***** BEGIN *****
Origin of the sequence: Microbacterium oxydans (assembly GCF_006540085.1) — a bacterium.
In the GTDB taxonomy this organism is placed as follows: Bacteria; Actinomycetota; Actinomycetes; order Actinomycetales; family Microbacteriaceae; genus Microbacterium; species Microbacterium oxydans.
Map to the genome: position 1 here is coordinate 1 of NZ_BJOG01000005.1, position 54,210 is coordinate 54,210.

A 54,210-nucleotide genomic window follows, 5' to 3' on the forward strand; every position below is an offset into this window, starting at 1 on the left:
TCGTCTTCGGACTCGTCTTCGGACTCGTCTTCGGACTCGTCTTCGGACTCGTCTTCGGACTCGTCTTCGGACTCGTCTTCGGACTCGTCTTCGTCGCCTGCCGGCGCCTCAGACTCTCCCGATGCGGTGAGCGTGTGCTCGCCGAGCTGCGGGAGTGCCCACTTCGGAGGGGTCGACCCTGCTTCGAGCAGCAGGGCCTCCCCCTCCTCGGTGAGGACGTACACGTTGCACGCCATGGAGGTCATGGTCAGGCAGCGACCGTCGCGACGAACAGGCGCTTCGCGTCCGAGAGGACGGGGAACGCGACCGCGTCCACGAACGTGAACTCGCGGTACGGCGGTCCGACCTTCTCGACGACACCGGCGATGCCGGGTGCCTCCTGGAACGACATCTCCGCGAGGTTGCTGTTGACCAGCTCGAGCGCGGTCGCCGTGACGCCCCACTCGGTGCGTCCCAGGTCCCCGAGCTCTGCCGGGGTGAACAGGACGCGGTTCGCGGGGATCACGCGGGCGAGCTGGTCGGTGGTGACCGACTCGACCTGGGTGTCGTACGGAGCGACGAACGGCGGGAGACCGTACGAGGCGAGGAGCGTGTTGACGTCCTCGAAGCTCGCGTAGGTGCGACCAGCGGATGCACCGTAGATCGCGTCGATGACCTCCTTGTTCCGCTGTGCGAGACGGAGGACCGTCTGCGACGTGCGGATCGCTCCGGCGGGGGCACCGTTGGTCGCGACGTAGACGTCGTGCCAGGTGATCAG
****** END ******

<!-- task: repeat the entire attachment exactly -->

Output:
Origin of the sequence: Microbacterium oxydans (assembly GCF_006540085.1) — a bacterium.
In the GTDB taxonomy this organism is placed as follows: Bacteria; Actinomycetota; Actinomycetes; order Actinomycetales; family Microbacteriaceae; genus Microbacterium; species Microbacterium oxydans.
Map to the genome: position 1 here is coordinate 1 of NZ_BJOG01000005.1, position 54,210 is coordinate 54,210.

A 54,210-nucleotide genomic window follows, 5' to 3' on the forward strand; every position below is an offset into this window, starting at 1 on the left:
TCGTCTTCGGACTCGTCTTCGGACTCGTCTTCGGACTCGTCTTCGGACTCGTCTTCGGACTCGTCTTCGGACTCGTCTTCGGACTCGTCTTCGTCGCCTGCCGGCGCCTCAGACTCTCCCGATGCGGTGAGCGTGTGCTCGCCGAGCTGCGGGAGTGCCCACTTCGGAGGGGTCGACCCTGCTTCGAGCAGCAGGGCCTCCCCCTCCTCGGTGAGGACGTACACGTTGCACGCCATGGAGGTCATGGTCAGGCAGCGACCGTCGCGACGAACAGGCGCTTCGCGTCCGAGAGGACGGGGAACGCGACCGCGTCCACGAACGTGAACTCGCGGTACGGCGGTCCGACCTTCTCGACGACACCGGCGATGCCGGGTGCCTCCTGGAACGACATCTCCGCGAGGTTGCTGTTGACCAGCTCGAGCGCGGTCGCCGTGACGCCCCACTCGGTGCGTCCCAGGTCCCCGAGCTCTGCCGGGGTGAACAGGACGCGGTTCGCGGGGATCACGCGGGCGAGCTGGTCGGTGGTGACCGACTCGACCTGGGTGTCGTACGGAGCGACGAACGGCGGGAGACCGTACGAGGCGAGGAGCGTGTTGACGTCCTCGAAGCTCGCGTAGGTGCGACCAGCGGATGCACCGTAGATCGCGTCGATGACCTCCTTGTTCCGCTGTGCGAGACGGAGGACCGTCTGCGACGTGCGGATCGCTCCGGCGGGGGCACCGTTGGTCGCGACGTAGACGTCGTGCCAGGTGATCAG